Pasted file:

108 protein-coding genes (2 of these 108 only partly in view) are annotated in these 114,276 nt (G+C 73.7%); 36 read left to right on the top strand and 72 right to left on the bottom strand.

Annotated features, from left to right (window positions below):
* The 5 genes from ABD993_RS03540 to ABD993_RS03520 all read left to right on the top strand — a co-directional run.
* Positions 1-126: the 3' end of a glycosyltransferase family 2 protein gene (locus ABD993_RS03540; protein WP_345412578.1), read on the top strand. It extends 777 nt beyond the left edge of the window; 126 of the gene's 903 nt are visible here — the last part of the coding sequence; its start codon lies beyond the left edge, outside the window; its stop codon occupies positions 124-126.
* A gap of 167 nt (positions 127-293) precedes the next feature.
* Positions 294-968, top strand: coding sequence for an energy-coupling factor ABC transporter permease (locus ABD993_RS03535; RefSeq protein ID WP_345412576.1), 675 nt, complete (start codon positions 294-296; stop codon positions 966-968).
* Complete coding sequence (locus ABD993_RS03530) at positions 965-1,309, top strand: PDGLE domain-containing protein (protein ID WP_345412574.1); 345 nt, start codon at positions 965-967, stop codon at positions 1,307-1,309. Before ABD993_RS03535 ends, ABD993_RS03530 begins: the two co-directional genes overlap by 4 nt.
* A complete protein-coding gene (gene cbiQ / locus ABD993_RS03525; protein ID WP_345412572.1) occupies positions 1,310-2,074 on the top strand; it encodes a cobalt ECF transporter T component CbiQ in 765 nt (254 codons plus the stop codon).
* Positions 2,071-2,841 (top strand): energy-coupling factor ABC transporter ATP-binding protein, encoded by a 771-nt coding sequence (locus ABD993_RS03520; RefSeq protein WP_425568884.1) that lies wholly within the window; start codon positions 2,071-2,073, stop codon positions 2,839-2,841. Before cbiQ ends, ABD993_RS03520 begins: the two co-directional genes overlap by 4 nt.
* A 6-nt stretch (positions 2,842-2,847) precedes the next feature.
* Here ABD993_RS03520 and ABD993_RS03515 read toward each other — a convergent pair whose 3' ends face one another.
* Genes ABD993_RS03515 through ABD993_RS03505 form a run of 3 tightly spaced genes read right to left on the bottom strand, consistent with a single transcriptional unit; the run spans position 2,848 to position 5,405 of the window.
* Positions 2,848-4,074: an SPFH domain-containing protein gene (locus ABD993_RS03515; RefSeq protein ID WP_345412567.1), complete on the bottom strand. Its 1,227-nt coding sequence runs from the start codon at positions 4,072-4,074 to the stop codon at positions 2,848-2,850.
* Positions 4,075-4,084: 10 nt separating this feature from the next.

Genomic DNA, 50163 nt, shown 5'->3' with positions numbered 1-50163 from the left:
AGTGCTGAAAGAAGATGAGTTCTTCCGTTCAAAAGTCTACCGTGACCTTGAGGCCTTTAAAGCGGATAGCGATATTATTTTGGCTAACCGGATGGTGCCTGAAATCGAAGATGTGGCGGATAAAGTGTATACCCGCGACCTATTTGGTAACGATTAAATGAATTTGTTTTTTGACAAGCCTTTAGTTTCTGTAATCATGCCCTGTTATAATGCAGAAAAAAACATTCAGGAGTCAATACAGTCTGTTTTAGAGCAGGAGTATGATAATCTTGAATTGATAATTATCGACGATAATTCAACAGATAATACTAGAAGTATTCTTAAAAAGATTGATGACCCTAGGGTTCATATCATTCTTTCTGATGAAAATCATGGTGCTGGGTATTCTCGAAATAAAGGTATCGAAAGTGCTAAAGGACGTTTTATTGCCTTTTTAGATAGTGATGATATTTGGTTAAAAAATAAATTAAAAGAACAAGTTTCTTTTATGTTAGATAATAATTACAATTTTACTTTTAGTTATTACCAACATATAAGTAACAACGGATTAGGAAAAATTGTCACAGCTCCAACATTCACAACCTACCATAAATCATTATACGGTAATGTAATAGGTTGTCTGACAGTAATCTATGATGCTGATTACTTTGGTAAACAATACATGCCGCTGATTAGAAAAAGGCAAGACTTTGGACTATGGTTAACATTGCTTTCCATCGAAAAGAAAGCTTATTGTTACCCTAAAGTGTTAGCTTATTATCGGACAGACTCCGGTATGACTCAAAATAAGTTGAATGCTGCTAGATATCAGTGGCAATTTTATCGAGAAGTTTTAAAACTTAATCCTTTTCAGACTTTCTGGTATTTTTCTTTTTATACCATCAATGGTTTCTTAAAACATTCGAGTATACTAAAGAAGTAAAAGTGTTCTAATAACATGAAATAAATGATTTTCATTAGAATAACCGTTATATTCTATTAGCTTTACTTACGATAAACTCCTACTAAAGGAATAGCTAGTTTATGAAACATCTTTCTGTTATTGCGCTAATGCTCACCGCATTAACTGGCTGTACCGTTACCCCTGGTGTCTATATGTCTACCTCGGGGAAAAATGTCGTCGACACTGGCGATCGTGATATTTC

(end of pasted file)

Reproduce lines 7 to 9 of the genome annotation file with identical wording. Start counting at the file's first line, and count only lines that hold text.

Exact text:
* Complete coding sequence (locus ABD993_RS03530) at positions 965-1,309, top strand: PDGLE domain-containing protein (protein ID WP_345412574.1); 345 nt, start codon at positions 965-967, stop codon at positions 1,307-1,309. Before ABD993_RS03535 ends, ABD993_RS03530 begins: the two co-directional genes overlap by 4 nt.
* A complete protein-coding gene (gene cbiQ / locus ABD993_RS03525; protein ID WP_345412572.1) occupies positions 1,310-2,074 on the top strand; it encodes a cobalt ECF transporter T component CbiQ in 765 nt (254 codons plus the stop codon).
* Positions 2,071-2,841 (top strand): energy-coupling factor ABC transporter ATP-binding protein, encoded by a 771-nt coding sequence (locus ABD993_RS03520; RefSeq protein WP_425568884.1) that lies wholly within the window; start codon positions 2,071-2,073, stop codon positions 2,839-2,841. Before cbiQ ends, ABD993_RS03520 begins: the two co-directional genes overlap by 4 nt.